The slaloming, jinking runs of Bukayo Saka have become the theme of our season.
And possibly one of the reasons we have been able to realistically aim for the Top four spots.
Saka’s deft touch and ability to accelerate rapidly has left some of the most illustrious defenders in the Premier League dumped uselessly on the turf, stricken with a helpless look on their face. They look behind them to see our number seven surging into the penalty area to create an opportunity that they cannot do anything to stop.
If the majority of defenders attempt to stymie Saka by going up against him with the same tools, the odds are not in their favour. Saka as shown repeatedly that a dropped shoulder and his intelligent use of the ball, allied with his control, is a potent combo.
So what else is there for a defender to do, but use their physical prowess to stop the young Gunner?
If positioned correctly, a defender CAN plug the gaps that Saka looks to maximise and drive into. But when most opposition players are not only watching the twirling feet of Saka but the runs of Martinelli, Cedric and possibly Smith-Rowe? It means they can’t fully apply themselves to the task.
So a block, a shove or more often than not, a kick, is the weapon chosen by those who seek to stop Saka.
Our Hale End boy spoke out in a rare moment of candidness after our impressive 1-0 win over Aston Villa. Saka highlighted the need for a little more protection for him during games, when defenders are simply kicking him to thwart his runs.
“I wasn’t obviously complaining,” Saka said. “But I just wanted to let him (the referee) know that that’s my game.
“I’m going to run at players and sometimes I need a bit more protection when players are purposefully trying to kick me. So that’s what I was letting them know.”
And Saka is not the first player to ask of this in the Premier League. Cristiano Ronaldo was also kicked from pillar to post when the opposition got tired of his dancing feet. And there have been other players who have highlighted the robust nature of the game and how flair players should be allowed to play the game without fear of being fouled simply because they are too good for the players they face.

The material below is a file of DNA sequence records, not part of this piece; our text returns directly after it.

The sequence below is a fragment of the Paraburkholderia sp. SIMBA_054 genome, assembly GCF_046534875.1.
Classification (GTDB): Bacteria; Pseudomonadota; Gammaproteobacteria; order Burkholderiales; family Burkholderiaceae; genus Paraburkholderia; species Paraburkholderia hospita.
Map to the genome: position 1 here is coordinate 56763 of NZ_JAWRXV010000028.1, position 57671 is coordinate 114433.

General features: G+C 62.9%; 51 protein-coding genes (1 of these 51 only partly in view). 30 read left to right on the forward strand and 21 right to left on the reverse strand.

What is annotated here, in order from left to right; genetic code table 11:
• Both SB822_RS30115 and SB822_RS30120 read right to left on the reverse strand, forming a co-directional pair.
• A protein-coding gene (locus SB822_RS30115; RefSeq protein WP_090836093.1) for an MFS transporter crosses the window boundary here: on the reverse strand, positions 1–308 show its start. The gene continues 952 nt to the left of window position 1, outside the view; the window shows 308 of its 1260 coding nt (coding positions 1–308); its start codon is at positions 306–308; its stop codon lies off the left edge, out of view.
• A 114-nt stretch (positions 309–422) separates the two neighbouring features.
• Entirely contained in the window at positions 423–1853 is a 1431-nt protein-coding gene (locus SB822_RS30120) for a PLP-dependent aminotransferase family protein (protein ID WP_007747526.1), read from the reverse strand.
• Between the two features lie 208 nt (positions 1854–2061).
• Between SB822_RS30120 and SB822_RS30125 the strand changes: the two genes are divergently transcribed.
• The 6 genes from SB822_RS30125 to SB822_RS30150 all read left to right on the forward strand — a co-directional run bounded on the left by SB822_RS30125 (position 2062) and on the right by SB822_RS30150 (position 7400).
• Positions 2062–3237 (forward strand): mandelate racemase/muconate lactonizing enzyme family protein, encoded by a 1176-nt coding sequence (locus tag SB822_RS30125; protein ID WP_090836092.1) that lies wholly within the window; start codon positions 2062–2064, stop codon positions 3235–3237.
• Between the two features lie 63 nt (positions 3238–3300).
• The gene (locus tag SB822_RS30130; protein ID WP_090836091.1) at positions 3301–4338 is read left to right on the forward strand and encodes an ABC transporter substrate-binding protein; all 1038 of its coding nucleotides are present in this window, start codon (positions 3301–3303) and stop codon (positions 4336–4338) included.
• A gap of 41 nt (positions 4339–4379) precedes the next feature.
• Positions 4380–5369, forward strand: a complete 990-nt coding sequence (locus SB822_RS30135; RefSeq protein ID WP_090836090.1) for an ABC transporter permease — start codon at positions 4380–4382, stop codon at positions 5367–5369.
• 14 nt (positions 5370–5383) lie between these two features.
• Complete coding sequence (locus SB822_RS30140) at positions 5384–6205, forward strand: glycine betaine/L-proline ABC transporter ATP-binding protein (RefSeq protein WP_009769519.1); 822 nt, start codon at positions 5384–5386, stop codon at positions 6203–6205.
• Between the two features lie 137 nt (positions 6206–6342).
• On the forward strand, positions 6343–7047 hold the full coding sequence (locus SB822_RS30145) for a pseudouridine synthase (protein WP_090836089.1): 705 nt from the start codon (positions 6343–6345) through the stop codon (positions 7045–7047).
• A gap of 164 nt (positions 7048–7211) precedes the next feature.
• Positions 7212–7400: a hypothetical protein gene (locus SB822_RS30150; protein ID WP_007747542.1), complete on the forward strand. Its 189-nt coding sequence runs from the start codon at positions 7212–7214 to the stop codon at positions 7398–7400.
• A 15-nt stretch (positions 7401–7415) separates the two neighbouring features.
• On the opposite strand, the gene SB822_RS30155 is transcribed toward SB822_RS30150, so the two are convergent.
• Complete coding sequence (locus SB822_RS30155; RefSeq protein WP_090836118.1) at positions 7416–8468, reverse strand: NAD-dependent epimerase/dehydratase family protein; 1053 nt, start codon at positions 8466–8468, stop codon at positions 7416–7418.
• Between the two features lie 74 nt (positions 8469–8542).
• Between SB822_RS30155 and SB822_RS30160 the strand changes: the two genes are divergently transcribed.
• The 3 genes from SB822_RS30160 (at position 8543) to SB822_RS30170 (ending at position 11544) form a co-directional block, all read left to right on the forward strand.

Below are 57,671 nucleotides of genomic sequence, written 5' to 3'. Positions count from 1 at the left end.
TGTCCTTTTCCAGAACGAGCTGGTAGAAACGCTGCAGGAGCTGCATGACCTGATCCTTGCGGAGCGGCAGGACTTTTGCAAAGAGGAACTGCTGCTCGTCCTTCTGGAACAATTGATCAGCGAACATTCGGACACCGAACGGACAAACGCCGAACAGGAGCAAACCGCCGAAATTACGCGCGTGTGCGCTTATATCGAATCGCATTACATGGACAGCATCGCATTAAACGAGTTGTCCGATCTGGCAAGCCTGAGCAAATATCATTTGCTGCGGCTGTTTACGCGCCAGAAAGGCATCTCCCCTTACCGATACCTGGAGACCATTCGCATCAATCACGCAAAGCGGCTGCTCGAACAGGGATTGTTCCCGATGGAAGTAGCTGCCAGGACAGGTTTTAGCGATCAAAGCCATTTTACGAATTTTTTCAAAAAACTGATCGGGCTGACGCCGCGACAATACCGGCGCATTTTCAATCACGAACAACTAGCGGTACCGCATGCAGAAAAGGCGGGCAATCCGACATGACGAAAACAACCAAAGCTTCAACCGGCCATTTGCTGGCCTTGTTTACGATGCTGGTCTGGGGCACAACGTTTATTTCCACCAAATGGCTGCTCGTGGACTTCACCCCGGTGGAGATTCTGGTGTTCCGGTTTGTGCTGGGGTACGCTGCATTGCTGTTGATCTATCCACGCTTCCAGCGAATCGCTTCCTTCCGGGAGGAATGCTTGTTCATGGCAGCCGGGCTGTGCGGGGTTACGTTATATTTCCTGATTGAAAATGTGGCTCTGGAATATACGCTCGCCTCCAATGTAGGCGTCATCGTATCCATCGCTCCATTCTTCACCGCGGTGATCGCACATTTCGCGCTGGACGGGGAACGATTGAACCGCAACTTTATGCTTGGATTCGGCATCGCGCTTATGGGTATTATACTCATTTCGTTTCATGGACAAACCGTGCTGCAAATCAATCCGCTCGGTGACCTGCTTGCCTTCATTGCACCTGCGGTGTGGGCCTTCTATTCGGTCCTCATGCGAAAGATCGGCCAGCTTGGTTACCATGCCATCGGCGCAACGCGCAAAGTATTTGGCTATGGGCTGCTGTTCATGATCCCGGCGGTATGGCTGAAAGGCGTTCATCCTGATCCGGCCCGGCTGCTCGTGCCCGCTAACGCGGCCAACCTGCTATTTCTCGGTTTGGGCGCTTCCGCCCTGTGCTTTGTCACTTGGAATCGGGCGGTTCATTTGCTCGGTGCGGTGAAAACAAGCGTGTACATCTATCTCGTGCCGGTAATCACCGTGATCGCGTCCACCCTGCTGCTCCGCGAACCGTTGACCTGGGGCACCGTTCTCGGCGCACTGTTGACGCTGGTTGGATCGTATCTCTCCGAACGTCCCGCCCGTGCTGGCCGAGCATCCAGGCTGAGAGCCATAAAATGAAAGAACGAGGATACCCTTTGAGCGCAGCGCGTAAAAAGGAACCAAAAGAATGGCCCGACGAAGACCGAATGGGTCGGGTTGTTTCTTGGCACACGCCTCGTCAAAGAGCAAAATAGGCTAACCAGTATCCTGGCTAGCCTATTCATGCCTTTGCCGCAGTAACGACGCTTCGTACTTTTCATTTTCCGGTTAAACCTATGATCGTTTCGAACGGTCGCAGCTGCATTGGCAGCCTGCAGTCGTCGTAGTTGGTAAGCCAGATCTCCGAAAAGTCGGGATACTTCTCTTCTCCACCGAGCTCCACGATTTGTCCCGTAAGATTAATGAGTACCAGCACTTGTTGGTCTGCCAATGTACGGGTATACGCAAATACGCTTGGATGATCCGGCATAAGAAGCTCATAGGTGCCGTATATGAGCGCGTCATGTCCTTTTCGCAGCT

Steven Gerrard disagreed however. The Aston Villa boss spoke the day after the game and his take on Saka’s pleas for more protection has been widely criticised.
“He’s a good player, an outstanding talent. I love him,” Gerrard said.
“But he can’t complain about that side of it, that’s football.
“I’m sitting here now with screws in my hips. I’ve had about 16 operations.
“I’m struggling to go to the gym at the moment.
“That’s all on the back of earning a living in English football. He’ll learn and he’ll learn quick.
“He said we were too rough? They didn’t commit any fouls today? Listen, it’s part of the game.
“The last time I checked, it wasn’t a no-contact sport. I think tackles are allowed, physicality is allowed, aggression is allowed as long as it’s fair.”
And with his comments, it clearly shows Gerrard completely missed Saka’s valid points.
And also highlighted his blatant hypocrisy, see image below…
Saka never cried out against the fair use of physicality. It is the constant fouls that he wants referees to penalise. Gerrard accused Saka of saying Villa were too rough.
Saka didn’t. He asked the referee to blow the whistle for fouls.
And when our number 7 got scythed down by Tyrone Mings with a hefty kick to the ankle, it appeared as though Saka’s comments were justified.
Flair players need to be able to fully express themselves, without fear of being impaled by a swinging boot of frustration.
And for esteemed people in the game to call out Saka and any other player for highlighting this is contradicting the point. There are no rules for players having to put up ‘with the rough side of the game.’
Saka merely asked for the rules of the game to be upheld.